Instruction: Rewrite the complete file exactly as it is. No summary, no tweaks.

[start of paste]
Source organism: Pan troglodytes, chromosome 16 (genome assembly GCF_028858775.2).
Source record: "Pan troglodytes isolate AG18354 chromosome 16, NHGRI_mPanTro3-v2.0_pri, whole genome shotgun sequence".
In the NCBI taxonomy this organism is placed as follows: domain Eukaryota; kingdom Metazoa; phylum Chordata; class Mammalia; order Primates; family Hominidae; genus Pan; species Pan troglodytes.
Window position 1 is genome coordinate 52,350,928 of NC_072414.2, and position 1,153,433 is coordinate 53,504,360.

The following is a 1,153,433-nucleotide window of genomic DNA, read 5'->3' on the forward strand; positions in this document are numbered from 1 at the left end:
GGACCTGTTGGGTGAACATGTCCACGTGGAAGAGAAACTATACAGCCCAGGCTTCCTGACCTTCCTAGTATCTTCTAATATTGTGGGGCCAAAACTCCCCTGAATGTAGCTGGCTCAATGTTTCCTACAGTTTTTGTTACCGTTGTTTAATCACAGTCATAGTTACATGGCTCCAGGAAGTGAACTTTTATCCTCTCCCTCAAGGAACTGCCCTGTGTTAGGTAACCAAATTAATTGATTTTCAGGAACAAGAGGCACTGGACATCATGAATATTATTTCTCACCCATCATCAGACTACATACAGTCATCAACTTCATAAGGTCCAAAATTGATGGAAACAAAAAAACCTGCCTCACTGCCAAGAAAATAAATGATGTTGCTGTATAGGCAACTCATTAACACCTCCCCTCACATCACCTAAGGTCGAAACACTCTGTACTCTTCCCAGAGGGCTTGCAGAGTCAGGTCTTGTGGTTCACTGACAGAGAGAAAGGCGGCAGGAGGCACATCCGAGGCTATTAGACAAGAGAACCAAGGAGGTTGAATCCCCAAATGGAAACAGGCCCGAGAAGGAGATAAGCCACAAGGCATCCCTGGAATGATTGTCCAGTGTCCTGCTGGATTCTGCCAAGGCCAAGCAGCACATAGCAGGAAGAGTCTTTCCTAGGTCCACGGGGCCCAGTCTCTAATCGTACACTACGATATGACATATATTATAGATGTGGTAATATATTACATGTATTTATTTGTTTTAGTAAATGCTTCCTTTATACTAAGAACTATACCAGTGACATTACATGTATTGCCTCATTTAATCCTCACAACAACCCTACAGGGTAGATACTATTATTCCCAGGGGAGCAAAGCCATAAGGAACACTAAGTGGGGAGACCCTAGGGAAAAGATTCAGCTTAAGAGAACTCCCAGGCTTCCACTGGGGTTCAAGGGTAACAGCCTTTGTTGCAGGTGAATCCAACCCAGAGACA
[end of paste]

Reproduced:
Source organism: Pan troglodytes, chromosome 16 (genome assembly GCF_028858775.2).
Source record: "Pan troglodytes isolate AG18354 chromosome 16, NHGRI_mPanTro3-v2.0_pri, whole genome shotgun sequence".
In the NCBI taxonomy this organism is placed as follows: domain Eukaryota; kingdom Metazoa; phylum Chordata; class Mammalia; order Primates; family Hominidae; genus Pan; species Pan troglodytes.
Window position 1 is genome coordinate 52,350,928 of NC_072414.2, and position 1,153,433 is coordinate 53,504,360.

The following is a 1,153,433-nucleotide window of genomic DNA, read 5'->3' on the forward strand; positions in this document are numbered from 1 at the left end:
GGACCTGTTGGGTGAACATGTCCACGTGGAAGAGAAACTATACAGCCCAGGCTTCCTGACCTTCCTAGTATCTTCTAATATTGTGGGGCCAAAACTCCCCTGAATGTAGCTGGCTCAATGTTTCCTACAGTTTTTGTTACCGTTGTTTAATCACAGTCATAGTTACATGGCTCCAGGAAGTGAACTTTTATCCTCTCCCTCAAGGAACTGCCCTGTGTTAGGTAACCAAATTAATTGATTTTCAGGAACAAGAGGCACTGGACATCATGAATATTATTTCTCACCCATCATCAGACTACATACAGTCATCAACTTCATAAGGTCCAAAATTGATGGAAACAAAAAAACCTGCCTCACTGCCAAGAAAATAAATGATGTTGCTGTATAGGCAACTCATTAACACCTCCCCTCACATCACCTAAGGTCGAAACACTCTGTACTCTTCCCAGAGGGCTTGCAGAGTCAGGTCTTGTGGTTCACTGACAGAGAGAAAGGCGGCAGGAGGCACATCCGAGGCTATTAGACAAGAGAACCAAGGAGGTTGAATCCCCAAATGGAAACAGGCCCGAGAAGGAGATAAGCCACAAGGCATCCCTGGAATGATTGTCCAGTGTCCTGCTGGATTCTGCCAAGGCCAAGCAGCACATAGCAGGAAGAGTCTTTCCTAGGTCCACGGGGCCCAGTCTCTAATCGTACACTACGATATGACATATATTATAGATGTGGTAATATATTACATGTATTTATTTGTTTTAGTAAATGCTTCCTTTATACTAAGAACTATACCAGTGACATTACATGTATTGCCTCATTTAATCCTCACAACAACCCTACAGGGTAGATACTATTATTCCCAGGGGAGCAAAGCCATAAGGAACACTAAGTGGGGAGACCCTAGGGAAAAGATTCAGCTTAAGAGAACTCCCAGGCTTCCACTGGGGTTCAAGGGTAACAGCCTTTGTTGCAGGTGAATCCAACCCAGAGACA